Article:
The Time in Between the Moments, by Paul G.

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So you are a prepper. You have trained yourself for survival, bought survival gear, and built up personal survival items not only for yourself, but for your family as well. You’re even thinking about how to improve your plans, modify your techniques, and seek continuing to educate yourself with additional survival skills. Then TEOTWAWKI situation happens and everything goes to heck for a day, a week, or maybe even your lifetime. There could be an economic collapse with looting situations, severe weather scenarios causing mass casualties, natural disasters wiping out the power grid, or you may even be in an unfortunate car accident.  TEOTWAWKI may last for weeks or may only last for a minute.  Whatever happens, you have to move from being a person in preparation into a person of action in a fraction of a second’s time. Are you ready? What is more important is that are you ready for the time in between the moments one must push him or herself from being a prepper into being a doer?

My experience with “time in between the moments” came as a result of my experience being an Iraq War veteran during my deployment in 2004. I was in the 1544th Transportation Company in the Army National Guard unit out of Paris, Illinois. My job or “preparations” was suppose to be a petroleum specialist, but soon I found myself in force protection, as combat life saver, and a mechanic as the needs of the army determined what I needed to be at the time. Before deployment, I was working as a special education teacher in a small rural community and already had the mentality of always continuing my education like must educators do and try to foster in their students. When called to active service, I spent even more time preparing during winter months in Wisconsin for service in the deserts of Iraq! I dedicated myself to learn more about combat life saving, mechanic skills, physical training, and other land navigation skills. I was prepping. I was a prepper. I thought I was prepared. I made the mistake of thinking that prepping was all there was to do for survival. I was wrong. The life lesson I learned and wish to pass to you the reader is preparing is what is to be done when you’re safe, in times of peace, and there is civility between you and your neighbors. Survival is not prepping. Survival is what you have to do with your preparations, skill set, and God given talents.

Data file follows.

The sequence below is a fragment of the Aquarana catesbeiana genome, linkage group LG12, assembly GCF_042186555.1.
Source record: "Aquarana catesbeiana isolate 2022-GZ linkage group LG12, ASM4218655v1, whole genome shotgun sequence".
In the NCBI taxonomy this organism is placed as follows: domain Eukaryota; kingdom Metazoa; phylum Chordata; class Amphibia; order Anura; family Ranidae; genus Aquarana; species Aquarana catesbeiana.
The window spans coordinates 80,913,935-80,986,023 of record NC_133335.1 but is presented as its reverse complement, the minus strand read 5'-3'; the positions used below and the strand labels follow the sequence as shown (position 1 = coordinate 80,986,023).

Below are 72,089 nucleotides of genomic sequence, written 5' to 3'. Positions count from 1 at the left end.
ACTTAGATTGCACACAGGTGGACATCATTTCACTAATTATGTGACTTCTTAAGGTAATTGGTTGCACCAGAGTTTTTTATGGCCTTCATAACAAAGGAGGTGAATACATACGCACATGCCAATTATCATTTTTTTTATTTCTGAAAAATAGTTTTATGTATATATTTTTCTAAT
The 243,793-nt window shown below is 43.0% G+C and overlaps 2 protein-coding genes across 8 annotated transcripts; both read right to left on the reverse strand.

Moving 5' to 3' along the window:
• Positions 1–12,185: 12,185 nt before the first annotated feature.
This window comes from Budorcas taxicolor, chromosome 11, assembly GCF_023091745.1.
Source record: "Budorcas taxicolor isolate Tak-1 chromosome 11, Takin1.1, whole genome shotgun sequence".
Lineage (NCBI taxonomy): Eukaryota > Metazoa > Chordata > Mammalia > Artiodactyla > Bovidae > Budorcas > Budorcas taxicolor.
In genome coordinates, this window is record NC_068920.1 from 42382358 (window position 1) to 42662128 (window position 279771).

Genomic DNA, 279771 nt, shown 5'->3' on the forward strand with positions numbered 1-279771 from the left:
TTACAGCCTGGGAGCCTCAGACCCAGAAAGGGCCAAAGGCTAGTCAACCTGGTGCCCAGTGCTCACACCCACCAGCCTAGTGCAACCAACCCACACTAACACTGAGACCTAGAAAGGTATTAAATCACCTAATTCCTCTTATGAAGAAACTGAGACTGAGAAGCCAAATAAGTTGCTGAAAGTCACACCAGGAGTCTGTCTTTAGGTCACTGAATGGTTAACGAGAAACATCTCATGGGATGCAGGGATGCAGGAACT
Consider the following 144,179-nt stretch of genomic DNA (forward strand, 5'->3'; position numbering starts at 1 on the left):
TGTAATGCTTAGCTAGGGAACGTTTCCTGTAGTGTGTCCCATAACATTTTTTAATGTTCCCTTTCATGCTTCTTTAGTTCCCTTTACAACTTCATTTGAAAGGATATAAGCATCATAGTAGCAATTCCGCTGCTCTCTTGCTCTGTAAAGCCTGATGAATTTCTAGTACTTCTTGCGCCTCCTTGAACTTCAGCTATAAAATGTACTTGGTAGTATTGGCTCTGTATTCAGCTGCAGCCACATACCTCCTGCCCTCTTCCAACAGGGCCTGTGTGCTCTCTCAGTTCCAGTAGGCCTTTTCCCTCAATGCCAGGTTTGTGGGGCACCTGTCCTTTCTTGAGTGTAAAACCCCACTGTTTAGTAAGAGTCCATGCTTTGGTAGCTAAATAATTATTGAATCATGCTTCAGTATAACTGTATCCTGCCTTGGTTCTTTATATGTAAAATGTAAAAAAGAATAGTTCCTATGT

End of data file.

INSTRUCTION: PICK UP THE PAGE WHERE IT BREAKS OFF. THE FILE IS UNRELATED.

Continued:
My company was not even in country “so to speak” for 24 hours when mortar rounds dropped on Log Base Seitz and we lost a very brave soldier that day. Sgt. Phipps was a great inspiration as he was the one of the few soldiers who preached to everyone that we needed to be ready and prepared for what we had in store for us in Iraq and unfortunately he was the very first casualty (eventually the company would lose four more young and brave soldiers).  I remember that day well. The mortars exploded and I was stuck in between the moments and was a watcher to my surroundings with all my prior training and prepping just waiting to be utilized, but nowhere to go. I was stuck in between the moment. I was not going anywhere and no use to anybody.  This continued between the first and second explosions until a little divine voice spoke to me and said THINK, MOVE, SURVIVE, and HELP OTHERS. I was lucky. I was able to hear the voice. I started to become a doer and no longer just a prepper.

When a survival situation happens, whatever it may or whenever it may come, the voice I first heard that day propelled me from being a prepper and becoming a doer. The experience felt that day is hard to put into words but the lesson I wish to tell others is to think, move, survive, and help others in between the moments of TEOTWAWKI moments. The moments might be seconds or days apart. Sometimes in multiple rounds in one minute, one hour, or in one day.  Wither it’s rendering first aid to your buddy or strangers, lock and loading your weapon to defend your or others’ life, liberty, and pursuit of happiness, or sitting on watch protecting your home or country, it is what you know and how well you’re prepared which will determine how well you can make the change from being a prepper into being a doer and eventually a survivor.